Cloud computing has largely hit the mainstream. Your mom knows about it (at least vaguely — she’s probably asking you to help her put her pictures in the cloud). But IT progress continues to march on, and a new model of information processing is beginning to take shape: fog computing.
So where does fog take over from cloud? When an army of connected devices require constant processing power and connectivity. The Internet of Things is coming fast. According to IDC, the IoT will expand by 2020 to include 4 billion people online, 25 million or more apps, 25 billion embedded and intelligent systems, and 50 trillion gigabytes of data.
Fog computing is a way to manage some of those bandwidth and processing power demands by splitting the duties between the local device and remote data centers. It should sound familiar if you know the hybrid cloud model, which balances onsite virtualization with hosted cloud from cloud providers.
Data centers never shut down, and the doors don’t ever really close. With 24/7 access for those with security clearance, plus round-the-clock monitoring by NOC staff and engineers, data centers don’t need a walkthrough to close up shop, unlike many other businesses.
That doesn’t mean that a similar process isn’t followed at the end of every shift or periodically throughout the day, however.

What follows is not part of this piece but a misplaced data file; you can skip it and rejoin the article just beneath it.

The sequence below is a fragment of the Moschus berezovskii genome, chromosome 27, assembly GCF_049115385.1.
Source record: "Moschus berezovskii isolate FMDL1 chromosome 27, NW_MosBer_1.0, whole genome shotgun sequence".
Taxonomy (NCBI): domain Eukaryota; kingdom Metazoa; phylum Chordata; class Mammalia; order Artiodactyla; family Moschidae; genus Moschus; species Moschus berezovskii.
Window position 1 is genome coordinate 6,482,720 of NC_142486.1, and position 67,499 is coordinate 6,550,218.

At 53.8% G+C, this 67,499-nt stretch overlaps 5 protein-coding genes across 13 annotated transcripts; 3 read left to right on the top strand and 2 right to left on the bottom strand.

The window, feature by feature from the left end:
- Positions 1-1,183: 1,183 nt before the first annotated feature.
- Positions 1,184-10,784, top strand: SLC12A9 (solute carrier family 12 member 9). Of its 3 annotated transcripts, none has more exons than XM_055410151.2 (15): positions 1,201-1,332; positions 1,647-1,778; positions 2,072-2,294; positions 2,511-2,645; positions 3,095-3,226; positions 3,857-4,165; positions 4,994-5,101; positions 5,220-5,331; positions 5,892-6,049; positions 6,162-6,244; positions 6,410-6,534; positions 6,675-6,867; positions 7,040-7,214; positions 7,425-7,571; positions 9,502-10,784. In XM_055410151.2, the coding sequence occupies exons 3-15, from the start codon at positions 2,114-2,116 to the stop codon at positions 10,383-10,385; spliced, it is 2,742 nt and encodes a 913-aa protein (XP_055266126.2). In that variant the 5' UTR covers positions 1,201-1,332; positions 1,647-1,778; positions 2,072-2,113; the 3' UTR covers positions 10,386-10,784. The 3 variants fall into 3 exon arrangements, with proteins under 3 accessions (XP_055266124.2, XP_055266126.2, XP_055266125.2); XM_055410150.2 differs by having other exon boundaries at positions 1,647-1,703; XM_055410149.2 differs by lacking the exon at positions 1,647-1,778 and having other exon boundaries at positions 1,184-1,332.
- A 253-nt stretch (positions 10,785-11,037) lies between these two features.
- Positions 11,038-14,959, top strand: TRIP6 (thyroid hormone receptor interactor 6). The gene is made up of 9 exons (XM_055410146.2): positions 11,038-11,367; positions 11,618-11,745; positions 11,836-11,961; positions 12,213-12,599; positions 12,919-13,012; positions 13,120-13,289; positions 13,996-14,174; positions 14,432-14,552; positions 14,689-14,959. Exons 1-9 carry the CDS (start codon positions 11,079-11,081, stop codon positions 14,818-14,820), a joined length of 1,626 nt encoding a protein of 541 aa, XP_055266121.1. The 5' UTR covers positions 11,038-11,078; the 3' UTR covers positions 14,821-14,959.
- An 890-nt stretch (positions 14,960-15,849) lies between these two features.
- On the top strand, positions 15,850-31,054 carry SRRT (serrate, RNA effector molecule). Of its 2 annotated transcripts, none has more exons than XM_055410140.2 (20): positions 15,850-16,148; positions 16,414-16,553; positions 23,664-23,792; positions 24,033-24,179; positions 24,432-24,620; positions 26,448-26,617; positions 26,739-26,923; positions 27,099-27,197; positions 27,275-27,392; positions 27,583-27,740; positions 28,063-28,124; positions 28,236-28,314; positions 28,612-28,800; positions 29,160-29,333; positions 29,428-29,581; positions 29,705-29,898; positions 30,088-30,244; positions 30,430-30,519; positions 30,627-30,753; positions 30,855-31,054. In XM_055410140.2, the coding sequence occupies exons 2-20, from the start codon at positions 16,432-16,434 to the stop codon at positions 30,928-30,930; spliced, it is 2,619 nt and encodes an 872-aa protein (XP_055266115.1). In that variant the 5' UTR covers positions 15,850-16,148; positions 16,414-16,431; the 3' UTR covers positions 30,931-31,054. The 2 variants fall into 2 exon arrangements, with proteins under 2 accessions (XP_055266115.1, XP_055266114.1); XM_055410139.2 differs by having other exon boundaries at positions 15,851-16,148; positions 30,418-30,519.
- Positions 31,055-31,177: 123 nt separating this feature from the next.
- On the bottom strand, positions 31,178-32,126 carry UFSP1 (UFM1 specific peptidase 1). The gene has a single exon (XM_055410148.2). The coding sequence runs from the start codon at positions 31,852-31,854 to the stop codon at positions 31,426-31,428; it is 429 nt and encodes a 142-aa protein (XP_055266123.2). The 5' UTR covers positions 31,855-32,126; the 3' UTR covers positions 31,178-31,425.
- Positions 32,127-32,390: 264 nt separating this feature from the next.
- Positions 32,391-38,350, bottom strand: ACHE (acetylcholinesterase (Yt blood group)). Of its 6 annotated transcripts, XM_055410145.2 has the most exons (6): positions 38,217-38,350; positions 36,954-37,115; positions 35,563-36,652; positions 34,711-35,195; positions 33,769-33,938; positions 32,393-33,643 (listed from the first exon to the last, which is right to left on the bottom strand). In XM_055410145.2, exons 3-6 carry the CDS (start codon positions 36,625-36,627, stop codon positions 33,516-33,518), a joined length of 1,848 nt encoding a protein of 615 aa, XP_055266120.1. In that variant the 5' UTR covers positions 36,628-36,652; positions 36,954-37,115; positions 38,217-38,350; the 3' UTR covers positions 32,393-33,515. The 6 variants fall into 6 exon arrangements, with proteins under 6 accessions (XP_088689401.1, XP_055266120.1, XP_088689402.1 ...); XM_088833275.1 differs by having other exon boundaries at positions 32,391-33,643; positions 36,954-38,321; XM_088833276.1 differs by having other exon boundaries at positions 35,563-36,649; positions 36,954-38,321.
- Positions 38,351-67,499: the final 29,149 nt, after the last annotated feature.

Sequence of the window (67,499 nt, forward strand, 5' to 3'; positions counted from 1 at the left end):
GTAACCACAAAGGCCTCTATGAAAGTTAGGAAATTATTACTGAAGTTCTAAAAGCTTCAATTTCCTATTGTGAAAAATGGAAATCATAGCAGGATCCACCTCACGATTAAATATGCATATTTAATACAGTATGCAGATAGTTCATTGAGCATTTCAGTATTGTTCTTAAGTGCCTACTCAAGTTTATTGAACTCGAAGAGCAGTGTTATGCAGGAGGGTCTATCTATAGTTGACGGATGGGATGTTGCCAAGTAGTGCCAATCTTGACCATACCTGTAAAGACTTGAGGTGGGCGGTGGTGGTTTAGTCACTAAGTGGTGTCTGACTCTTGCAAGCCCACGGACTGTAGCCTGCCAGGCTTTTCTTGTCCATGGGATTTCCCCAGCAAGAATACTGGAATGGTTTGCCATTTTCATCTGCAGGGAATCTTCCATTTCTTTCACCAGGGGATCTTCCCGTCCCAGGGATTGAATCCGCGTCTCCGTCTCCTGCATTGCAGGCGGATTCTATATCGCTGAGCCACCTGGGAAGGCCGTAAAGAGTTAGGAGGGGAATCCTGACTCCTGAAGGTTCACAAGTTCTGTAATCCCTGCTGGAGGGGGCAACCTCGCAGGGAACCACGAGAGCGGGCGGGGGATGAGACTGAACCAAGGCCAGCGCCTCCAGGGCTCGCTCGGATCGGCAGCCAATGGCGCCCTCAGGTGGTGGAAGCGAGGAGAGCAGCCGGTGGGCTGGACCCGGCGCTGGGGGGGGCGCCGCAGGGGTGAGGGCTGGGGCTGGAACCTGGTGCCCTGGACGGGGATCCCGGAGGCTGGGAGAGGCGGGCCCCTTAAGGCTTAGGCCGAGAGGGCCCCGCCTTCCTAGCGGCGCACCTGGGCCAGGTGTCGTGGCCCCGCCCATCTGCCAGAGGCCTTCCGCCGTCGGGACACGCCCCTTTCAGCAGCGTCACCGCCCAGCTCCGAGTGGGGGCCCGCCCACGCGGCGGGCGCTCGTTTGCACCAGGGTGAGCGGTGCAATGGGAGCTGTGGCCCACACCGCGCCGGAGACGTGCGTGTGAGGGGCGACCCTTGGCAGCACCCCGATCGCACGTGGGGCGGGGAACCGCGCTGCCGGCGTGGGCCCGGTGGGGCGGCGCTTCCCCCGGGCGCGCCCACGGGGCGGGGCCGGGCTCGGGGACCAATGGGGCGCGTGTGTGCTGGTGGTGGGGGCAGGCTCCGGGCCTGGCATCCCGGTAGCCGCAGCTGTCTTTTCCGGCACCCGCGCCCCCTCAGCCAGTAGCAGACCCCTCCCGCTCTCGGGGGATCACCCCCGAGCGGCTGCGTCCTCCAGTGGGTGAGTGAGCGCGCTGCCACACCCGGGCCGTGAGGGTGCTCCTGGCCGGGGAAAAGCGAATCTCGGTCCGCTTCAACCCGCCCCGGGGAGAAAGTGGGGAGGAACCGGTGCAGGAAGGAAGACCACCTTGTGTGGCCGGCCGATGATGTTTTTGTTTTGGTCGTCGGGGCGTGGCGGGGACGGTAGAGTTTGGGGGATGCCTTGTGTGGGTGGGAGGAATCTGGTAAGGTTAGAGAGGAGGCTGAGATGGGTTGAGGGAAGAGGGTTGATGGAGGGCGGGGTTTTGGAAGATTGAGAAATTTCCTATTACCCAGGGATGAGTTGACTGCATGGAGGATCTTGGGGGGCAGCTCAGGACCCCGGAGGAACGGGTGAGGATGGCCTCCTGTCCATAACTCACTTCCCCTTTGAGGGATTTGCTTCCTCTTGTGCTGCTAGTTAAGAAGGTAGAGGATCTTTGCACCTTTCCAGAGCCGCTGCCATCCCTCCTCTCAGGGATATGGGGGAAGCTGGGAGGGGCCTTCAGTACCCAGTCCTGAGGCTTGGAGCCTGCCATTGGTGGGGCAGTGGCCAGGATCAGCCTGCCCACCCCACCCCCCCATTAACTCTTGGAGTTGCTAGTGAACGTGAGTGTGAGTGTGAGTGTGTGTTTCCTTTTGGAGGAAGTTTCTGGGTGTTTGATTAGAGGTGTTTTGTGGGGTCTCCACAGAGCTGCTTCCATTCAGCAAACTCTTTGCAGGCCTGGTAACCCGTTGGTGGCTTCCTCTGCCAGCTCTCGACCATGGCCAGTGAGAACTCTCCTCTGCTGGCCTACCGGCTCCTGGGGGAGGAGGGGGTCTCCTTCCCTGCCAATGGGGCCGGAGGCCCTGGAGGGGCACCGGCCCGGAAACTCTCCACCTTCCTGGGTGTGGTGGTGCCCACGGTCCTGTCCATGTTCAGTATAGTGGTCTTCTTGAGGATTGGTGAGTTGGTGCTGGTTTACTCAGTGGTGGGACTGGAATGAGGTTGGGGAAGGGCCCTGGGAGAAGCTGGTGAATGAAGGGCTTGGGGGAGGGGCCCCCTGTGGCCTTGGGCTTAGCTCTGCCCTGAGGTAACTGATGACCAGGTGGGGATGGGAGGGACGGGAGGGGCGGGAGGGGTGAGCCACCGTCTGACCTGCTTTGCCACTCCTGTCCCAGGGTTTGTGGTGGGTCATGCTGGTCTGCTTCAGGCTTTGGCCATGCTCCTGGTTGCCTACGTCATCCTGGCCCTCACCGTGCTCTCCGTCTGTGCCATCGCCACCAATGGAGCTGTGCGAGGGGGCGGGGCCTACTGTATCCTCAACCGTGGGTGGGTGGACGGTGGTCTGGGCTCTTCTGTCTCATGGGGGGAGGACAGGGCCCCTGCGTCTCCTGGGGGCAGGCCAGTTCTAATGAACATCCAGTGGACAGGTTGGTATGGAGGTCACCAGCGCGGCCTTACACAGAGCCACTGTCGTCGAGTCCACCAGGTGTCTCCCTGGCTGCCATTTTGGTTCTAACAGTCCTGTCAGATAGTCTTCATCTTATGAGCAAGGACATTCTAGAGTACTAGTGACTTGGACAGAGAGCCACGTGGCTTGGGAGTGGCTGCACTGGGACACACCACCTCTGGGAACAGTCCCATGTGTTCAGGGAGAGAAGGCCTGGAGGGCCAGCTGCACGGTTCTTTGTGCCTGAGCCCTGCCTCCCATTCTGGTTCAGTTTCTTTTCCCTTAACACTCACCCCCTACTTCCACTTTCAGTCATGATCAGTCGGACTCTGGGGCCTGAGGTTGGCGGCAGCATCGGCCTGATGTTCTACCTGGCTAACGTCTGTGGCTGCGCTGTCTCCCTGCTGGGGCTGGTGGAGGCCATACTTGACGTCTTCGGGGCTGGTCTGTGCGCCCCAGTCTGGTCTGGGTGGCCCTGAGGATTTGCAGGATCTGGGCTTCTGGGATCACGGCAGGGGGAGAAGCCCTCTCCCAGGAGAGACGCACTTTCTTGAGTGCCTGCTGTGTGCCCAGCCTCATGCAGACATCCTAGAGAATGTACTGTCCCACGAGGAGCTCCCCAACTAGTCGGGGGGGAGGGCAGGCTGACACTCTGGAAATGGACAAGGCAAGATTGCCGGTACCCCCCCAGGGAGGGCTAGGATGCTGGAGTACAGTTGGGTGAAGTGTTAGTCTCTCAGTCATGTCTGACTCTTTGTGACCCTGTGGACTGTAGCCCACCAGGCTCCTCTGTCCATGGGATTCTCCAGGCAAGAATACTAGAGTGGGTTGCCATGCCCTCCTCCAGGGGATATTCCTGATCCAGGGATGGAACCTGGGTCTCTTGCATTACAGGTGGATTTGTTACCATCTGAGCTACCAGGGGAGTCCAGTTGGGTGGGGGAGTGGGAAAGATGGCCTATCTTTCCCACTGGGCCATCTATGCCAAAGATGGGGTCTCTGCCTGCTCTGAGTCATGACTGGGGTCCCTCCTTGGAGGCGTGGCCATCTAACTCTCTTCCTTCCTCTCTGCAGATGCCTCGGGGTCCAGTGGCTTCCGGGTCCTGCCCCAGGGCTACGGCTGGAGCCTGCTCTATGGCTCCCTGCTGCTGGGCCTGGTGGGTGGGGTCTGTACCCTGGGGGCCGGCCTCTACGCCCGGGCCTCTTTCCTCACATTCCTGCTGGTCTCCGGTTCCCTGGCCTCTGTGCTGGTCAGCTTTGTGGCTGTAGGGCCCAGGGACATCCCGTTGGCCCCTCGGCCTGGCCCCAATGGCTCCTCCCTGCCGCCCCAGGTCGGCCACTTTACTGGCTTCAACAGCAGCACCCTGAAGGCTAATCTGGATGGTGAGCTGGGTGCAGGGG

At Green House Data, the Global Support Center staff members are charged with walkthroughs to ensure proper operation of the data center from entrance to loading dock. Use this as a template for your own facility — or read it as assurance that we’re doing all we can to guarantee 100% uptime and a great customer experience.
Disaster recovery and DRaaS solutions are intended as a method to keep a constant, or near-constant copy of your IT infrastructure in the cloud, ready to turn on a moment’s notice in the case of downtime at your primary data center site. But DR tools can also be used for your initial cloud migration, providing an on-ramp to the cloud that is cost-effective and relatively fast. You also get the bonus of a ready-to-go DR plan, if you continue to maintain the DR environment after your production servers turn on.
Resource pools in VMware powered clouds are one way to manage all available server resources and divide them among your virtual machines (VMs). They are essentially folders for your VMs that direct the server to allocate a certain amount of resources to a specified group of VMs in a hierarchy.
Resource pools are generally used to prioritize certain VMs over others, for reselling resources outside of your organization, and for isolating groups of VMs within performance standards, like when setting up a pool for Testing and Development vs. Production. Access controls are another reason to use resource pools – administrators can delegate a single pool of resources to a team member based on permissions.
Here are some tips to help you efficiently manage the CPU and memory allocated to your cloud servers.
How secure is your data center? In order to guarantee security, maintain uptime, and pass HIPAA and SSAE 16 Type II certifications, Green House Data has over sixty auditable security, environmental, and compliance control measures. Each compliant data center is audited once per year.
Some of these control points are standard practice, while others had to be added to daily routines in some facilities in order to gain compliance and bring them up to our strict standards. This list can help you get your data center up to speed – or see just how much effort goes into keeping server rooms monitored, secured, and fully auditable.
See all 61 points we check for security and auditability after the jump.